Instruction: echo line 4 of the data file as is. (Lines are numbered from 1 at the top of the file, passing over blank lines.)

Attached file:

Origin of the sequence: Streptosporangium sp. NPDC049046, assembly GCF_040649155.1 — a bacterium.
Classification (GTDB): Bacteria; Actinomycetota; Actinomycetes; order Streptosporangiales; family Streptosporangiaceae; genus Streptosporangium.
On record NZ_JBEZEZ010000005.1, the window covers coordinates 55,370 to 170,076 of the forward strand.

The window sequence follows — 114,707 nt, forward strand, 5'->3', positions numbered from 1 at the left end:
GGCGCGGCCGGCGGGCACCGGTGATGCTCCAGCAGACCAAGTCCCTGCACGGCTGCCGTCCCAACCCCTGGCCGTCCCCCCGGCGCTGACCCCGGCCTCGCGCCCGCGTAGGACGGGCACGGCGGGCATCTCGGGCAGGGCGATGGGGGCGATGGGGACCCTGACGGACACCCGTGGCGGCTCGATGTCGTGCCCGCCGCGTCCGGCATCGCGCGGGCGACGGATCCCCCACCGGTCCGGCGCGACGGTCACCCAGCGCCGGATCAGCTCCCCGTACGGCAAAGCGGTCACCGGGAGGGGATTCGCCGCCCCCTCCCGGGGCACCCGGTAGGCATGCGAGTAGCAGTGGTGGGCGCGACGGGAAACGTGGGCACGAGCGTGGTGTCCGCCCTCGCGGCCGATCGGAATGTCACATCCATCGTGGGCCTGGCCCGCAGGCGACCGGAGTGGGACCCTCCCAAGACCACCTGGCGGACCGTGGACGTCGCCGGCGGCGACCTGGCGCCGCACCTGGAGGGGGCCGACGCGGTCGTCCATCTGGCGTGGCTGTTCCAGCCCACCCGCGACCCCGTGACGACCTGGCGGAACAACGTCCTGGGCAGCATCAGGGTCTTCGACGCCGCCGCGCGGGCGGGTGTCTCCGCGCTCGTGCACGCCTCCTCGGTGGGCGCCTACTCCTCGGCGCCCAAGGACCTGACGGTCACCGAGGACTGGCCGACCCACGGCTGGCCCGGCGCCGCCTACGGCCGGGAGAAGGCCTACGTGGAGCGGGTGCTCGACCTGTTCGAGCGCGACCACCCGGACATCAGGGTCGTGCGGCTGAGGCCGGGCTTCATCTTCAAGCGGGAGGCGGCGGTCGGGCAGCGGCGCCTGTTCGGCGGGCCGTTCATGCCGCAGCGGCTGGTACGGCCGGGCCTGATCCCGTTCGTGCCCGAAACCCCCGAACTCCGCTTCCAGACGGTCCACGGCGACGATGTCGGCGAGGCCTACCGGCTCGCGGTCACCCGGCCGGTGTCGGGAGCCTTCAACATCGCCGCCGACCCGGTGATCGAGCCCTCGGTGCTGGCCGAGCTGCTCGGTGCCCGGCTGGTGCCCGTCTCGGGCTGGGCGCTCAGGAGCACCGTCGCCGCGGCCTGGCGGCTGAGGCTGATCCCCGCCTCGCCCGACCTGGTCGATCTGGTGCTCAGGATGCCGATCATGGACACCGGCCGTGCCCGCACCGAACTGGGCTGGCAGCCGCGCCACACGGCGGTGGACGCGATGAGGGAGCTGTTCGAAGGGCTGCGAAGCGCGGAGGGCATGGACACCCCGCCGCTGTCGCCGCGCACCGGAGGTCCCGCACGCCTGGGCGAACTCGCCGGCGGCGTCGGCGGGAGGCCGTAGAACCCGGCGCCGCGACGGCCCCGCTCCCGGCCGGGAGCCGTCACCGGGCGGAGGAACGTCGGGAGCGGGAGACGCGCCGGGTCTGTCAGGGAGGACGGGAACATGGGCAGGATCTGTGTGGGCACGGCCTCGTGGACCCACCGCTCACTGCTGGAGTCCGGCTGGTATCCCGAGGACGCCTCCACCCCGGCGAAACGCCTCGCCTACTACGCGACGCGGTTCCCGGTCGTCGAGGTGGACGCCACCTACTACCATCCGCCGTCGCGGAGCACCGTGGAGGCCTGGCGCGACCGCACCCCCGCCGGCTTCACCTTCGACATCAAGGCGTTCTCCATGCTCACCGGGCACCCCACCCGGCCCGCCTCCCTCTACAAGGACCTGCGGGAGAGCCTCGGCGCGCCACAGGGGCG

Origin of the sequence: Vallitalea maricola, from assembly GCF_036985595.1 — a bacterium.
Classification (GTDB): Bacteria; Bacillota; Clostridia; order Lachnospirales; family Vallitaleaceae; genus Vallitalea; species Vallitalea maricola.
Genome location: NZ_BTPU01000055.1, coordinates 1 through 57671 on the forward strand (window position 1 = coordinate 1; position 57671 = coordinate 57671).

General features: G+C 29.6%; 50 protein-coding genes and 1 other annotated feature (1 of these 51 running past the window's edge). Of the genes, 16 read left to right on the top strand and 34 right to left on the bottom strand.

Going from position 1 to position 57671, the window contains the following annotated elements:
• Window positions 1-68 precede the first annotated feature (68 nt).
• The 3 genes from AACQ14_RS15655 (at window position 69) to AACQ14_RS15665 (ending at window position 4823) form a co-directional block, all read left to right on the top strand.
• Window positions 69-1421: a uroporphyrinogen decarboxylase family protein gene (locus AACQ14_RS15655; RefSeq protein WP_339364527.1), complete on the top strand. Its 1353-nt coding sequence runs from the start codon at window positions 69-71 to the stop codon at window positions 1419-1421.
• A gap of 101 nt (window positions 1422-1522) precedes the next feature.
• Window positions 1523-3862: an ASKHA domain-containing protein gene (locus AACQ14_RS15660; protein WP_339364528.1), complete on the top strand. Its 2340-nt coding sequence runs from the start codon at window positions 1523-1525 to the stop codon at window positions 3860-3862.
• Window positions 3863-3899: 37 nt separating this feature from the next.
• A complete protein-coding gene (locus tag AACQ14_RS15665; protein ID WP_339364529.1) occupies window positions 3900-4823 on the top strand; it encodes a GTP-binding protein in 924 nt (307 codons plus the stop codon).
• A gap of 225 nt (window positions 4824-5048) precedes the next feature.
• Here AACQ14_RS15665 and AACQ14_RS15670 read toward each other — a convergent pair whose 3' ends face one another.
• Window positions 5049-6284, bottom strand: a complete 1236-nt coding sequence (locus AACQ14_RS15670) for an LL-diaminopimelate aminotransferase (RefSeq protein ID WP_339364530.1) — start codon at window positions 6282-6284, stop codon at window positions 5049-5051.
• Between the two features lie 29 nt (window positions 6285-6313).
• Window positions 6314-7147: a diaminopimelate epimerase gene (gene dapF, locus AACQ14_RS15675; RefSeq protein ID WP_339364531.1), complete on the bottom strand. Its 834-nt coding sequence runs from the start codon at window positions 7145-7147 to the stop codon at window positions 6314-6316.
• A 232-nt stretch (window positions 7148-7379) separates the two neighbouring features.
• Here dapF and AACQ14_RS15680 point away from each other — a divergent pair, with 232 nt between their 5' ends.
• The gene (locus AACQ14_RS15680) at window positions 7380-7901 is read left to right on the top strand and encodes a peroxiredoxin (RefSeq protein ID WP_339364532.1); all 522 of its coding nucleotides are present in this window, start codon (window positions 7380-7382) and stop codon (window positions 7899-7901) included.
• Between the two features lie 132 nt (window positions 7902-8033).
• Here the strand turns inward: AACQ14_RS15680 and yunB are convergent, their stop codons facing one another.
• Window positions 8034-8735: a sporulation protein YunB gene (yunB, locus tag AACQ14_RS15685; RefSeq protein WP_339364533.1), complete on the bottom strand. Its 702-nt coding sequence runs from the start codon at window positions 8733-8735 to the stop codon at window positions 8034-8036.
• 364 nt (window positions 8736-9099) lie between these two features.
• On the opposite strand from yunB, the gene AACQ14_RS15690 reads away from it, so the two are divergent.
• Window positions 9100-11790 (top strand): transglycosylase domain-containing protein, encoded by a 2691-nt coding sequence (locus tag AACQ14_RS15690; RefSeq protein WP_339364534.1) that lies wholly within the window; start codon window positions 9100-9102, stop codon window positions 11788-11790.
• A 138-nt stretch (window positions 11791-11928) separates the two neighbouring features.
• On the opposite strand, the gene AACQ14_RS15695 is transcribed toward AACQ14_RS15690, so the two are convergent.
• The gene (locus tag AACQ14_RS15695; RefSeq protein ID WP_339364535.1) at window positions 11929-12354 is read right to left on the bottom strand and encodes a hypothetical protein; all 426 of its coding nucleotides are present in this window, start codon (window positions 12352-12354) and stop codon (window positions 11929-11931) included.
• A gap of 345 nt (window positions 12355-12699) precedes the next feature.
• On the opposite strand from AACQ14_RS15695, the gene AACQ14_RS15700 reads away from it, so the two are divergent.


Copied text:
The window sequence follows — 114,707 nt, forward strand, 5'->3', positions numbered from 1 at the left end: